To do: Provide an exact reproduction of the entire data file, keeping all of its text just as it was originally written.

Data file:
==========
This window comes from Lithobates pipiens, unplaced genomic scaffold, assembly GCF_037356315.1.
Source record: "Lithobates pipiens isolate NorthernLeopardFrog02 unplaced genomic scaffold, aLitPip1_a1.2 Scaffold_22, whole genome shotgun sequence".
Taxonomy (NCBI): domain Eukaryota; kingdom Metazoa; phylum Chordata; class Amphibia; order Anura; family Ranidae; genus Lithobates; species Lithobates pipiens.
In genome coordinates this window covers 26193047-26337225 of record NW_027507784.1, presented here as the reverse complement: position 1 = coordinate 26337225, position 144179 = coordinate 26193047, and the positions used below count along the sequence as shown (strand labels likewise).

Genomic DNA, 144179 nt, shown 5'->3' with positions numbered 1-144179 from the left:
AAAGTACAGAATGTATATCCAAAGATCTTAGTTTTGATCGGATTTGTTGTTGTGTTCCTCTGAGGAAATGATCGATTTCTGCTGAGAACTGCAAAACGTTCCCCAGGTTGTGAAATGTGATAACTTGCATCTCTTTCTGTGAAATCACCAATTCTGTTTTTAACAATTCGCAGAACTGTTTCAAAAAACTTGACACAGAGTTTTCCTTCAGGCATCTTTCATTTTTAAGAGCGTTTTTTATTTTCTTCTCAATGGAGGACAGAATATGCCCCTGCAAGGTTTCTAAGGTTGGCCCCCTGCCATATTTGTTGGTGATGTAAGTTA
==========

This window comes from Lithobates pipiens, unplaced genomic scaffold, assembly GCF_037356315.1.
Source record: "Lithobates pipiens isolate NorthernLeopardFrog02 unplaced genomic scaffold, aLitPip1_a1.2 Scaffold_22, whole genome shotgun sequence".
Taxonomy (NCBI): domain Eukaryota; kingdom Metazoa; phylum Chordata; class Amphibia; order Anura; family Ranidae; genus Lithobates; species Lithobates pipiens.
In genome coordinates this window covers 26193047-26337225 of record NW_027507784.1, presented here as the reverse complement: position 1 = coordinate 26337225, position 144179 = coordinate 26193047, and the positions used below count along the sequence as shown (strand labels likewise).

Genomic DNA, 144179 nt, shown 5'->3' with positions numbered 1-144179 from the left:
AAAGTACAGAATGTATATCCAAAGATCTTAGTTTTGATCGGATTTGTTGTTGTGTTCCTCTGAGGAAATGATCGATTTCTGCTGAGAACTGCAAAACGTTCCCCAGGTTGTGAAATGTGATAACTTGCATCTCTTTCTGTGAAATCACCAATTCTGTTTTTAACAATTCGCAGAACTGTTTCAAAAAACTTGACACAGAGTTTTCCTTCAGGCATCTTTCATTTTTAAGAGCGTTTTTTATTTTCTTCTCAATGGAGGACAGAATATGCCCCTGCAAGGTTTCTAAGGTTGGCCCCCTGCCATATTTGTTGGTGATGTAAGTTA